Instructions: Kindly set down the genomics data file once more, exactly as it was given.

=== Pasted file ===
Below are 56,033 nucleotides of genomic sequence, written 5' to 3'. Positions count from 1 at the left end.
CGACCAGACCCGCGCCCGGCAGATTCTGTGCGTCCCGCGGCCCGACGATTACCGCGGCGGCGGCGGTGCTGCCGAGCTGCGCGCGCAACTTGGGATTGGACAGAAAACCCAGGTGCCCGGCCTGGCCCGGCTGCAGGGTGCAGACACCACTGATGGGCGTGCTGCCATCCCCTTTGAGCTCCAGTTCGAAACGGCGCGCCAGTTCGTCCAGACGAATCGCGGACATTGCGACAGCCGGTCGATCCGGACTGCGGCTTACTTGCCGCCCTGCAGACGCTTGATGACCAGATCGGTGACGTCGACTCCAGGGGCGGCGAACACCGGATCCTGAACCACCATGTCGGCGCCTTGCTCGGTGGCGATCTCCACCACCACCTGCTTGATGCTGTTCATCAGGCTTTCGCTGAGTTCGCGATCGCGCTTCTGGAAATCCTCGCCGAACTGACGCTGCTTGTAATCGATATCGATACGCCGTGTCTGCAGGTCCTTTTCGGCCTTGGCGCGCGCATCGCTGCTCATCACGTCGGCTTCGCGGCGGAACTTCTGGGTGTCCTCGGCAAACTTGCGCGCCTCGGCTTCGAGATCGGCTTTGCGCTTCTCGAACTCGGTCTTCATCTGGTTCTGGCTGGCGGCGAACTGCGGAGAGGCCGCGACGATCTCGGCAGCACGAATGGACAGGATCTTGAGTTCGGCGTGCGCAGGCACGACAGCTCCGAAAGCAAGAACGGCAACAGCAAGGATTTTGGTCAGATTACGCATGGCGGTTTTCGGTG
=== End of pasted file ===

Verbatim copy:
Below are 56,033 nucleotides of genomic sequence, written 5' to 3'. Positions count from 1 at the left end.
CGACCAGACCCGCGCCCGGCAGATTCTGTGCGTCCCGCGGCCCGACGATTACCGCGGCGGCGGCGGTGCTGCCGAGCTGCGCGCGCAACTTGGGATTGGACAGAAAACCCAGGTGCCCGGCCTGGCCCGGCTGCAGGGTGCAGACACCACTGATGGGCGTGCTGCCATCCCCTTTGAGCTCCAGTTCGAAACGGCGCGCCAGTTCGTCCAGACGAATCGCGGACATTGCGACAGCCGGTCGATCCGGACTGCGGCTTACTTGCCGCCCTGCAGACGCTTGATGACCAGATCGGTGACGTCGACTCCAGGGGCGGCGAACACCGGATCCTGAACCACCATGTCGGCGCCTTGCTCGGTGGCGATCTCCACCACCACCTGCTTGATGCTGTTCATCAGGCTTTCGCTGAGTTCGCGATCGCGCTTCTGGAAATCCTCGCCGAACTGACGCTGCTTGTAATCGATATCGATACGCCGTGTCTGCAGGTCCTTTTCGGCCTTGGCGCGCGCATCGCTGCTCATCACGTCGGCTTCGCGGCGGAACTTCTGGGTGTCCTCGGCAAACTTGCGCGCCTCGGCTTCGAGATCGGCTTTGCGCTTCTCGAACTCGGTCTTCATCTGGTTCTGGCTGGCGGCGAACTGCGGAGAGGCCGCGACGATCTCGGCAGCACGAATGGACAGGATCTTGAGTTCGGCGTGCGCAGGCACGACAGCTCCGAAAGCAAGAACGGCAACAGCAAGGATTTTGGTCAGATTACGCATGGCGGTTTTCGGTG